Interview with Matthew Setzer: All you ever wanted to know and then some more


With work for bands like London After Midnight, Skinny Puppy and ohGr, Kanga, Indradevi, and even more under his belt, Matthew Setzer has shown himself to be quite a talented and prolific musician. His technical and academic background in music is just as impressive as the list of bands he’s worked with; he boasts a Bachelor of Music in Composition/Technology from the University of Montana, a Master of Fine Arts in Experimental Sound Practices from the California Institute of the Arts, and a certificate in Luthier Skills from the Musicians Institute. He’s built his own instruments, including his main guitar, and has worked on some very interesting projects that bring a performer and his stage act even closer together, including an interactive microphone for vocalists to use.

We wanted to know more about the man behind that guitar and learn about his creative processes, his path in the industrial music scene, and what the future holds for him, as well as hearing about his experiences touring, travelling and playing festivals all over Europe. In this interview, from a few days before Indradevi’s San Francisco show on May 25th, we found out Matthew is as talkative as he is productive! Here’s what he had to share with us.

What got you involved in music in the first place, and what made you choose to go with the guitar as your main instrument?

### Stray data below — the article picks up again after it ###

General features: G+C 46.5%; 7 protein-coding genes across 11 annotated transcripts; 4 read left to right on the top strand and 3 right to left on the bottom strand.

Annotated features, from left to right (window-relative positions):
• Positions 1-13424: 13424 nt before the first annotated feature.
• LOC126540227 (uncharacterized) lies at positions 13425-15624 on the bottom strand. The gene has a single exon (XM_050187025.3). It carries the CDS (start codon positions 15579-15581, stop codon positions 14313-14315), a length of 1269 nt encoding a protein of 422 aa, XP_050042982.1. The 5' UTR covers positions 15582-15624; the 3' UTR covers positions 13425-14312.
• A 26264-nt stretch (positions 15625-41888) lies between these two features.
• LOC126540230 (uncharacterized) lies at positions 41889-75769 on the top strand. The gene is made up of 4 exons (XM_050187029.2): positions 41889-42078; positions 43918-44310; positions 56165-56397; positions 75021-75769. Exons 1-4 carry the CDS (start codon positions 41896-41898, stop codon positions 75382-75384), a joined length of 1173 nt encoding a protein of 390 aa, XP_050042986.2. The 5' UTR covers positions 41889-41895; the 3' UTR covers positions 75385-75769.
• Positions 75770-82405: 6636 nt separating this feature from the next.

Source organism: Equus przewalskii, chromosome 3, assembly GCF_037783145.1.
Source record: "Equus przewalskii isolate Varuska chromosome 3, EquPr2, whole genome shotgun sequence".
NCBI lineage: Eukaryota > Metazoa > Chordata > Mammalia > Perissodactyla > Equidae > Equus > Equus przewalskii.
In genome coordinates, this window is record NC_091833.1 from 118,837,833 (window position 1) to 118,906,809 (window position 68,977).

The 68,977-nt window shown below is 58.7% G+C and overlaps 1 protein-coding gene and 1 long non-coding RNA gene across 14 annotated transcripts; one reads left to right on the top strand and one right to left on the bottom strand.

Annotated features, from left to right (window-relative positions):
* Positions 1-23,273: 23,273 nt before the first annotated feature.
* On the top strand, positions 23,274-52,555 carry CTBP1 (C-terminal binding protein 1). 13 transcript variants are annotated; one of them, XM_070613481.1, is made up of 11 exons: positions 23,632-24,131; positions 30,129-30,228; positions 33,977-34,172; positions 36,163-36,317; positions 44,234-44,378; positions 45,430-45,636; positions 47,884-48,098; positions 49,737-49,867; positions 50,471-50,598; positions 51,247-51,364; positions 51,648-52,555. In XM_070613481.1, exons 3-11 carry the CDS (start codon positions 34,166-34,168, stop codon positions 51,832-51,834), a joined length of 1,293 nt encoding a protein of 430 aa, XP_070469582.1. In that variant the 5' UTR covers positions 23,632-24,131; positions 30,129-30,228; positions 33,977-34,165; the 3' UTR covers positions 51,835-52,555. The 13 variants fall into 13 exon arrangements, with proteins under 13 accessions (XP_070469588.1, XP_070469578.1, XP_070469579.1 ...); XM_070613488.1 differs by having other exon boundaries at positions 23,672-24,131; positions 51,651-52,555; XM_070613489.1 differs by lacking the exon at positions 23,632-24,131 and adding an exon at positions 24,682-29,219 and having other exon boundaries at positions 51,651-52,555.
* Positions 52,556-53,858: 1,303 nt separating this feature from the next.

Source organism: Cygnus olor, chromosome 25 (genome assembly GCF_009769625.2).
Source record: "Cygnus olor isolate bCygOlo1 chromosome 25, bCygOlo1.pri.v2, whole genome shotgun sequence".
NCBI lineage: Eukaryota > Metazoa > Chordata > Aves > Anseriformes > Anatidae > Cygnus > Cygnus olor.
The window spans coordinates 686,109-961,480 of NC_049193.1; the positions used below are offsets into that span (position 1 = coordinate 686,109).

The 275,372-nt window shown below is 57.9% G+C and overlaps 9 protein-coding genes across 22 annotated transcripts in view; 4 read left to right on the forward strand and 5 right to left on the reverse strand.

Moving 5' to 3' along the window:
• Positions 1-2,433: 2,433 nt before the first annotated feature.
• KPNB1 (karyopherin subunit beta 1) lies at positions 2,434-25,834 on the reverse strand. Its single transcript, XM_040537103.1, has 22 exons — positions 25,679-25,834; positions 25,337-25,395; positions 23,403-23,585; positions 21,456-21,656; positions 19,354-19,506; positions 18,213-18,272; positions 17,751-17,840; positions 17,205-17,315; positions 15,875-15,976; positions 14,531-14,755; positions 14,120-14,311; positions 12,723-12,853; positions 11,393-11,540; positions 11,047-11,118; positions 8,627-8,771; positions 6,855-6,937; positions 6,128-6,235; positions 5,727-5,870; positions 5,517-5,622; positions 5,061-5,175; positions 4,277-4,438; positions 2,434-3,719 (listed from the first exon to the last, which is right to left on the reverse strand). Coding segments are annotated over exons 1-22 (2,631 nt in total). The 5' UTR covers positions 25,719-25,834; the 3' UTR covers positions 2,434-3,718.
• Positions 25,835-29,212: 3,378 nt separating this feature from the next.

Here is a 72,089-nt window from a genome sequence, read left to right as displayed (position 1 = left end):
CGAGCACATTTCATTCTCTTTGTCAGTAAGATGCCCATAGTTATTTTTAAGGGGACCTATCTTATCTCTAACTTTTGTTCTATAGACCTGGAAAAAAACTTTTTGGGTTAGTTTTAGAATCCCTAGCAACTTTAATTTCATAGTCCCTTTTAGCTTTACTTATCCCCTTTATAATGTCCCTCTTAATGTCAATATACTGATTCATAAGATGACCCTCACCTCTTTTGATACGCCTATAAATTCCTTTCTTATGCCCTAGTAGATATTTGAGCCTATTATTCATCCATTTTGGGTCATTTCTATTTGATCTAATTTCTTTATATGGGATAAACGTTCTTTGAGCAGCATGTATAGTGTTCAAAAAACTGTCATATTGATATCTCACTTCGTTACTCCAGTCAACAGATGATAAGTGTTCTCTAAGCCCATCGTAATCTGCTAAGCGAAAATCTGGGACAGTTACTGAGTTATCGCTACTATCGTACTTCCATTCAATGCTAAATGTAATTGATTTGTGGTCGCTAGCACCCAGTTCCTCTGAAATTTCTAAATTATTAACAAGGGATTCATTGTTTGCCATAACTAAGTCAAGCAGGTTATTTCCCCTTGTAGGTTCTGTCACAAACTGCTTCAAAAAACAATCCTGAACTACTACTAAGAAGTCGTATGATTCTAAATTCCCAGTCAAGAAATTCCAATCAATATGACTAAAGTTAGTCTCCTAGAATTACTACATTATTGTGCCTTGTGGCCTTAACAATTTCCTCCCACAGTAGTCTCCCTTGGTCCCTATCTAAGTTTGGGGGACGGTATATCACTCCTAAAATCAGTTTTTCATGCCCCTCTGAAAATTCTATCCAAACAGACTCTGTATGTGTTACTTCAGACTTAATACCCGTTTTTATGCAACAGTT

I’ll start with playing the guitar. I’m the youngest of three siblings and my mom is artistically inclined, so she put us into, like, chorales and orchestras and theatre things and stuff like that. We were always, kind of, just doing a lot of after-school stuff activities exposing us to that side of things. So we all grew up with that, but it’s not like I’m from a musical family or anything. There’s no musicians there that I really followed. I started playing piano and violin and string bass and all that stuff. Then in junior year of high school is actually when I started playing the guitar, though I had played bass since middle school. I remember for Christmas one year I got myself an electric guitar, like a really shitty one. I got it because I thought it had a cool paint job and it came with the guitar amp, the cables, you know… I’m pretty sure it’s still at my parents’ house. Anyway, if you’re a bass player, you’re pretty hardcore about it. But when I got that electric guitar, I was like “man, this thing is awesome!” because you can play whole songs with it, and I was more into the whole song, you know? With the bass, I was playing more old school stuff. When I was in middle school, my brother and I, we rented Stanley Kubrick’s Full Metal Jacket, and during the credits, they play Paint It Black by the Rolling Stones, and I had never heard the Rolling Stones before because my parents didn’t listen to that stuff, but I remembered that line with the guitar… and I had the guitar that I just got the day before, and I figured I had to play that, that one little thing, and from there I started learning more songs, and that was it.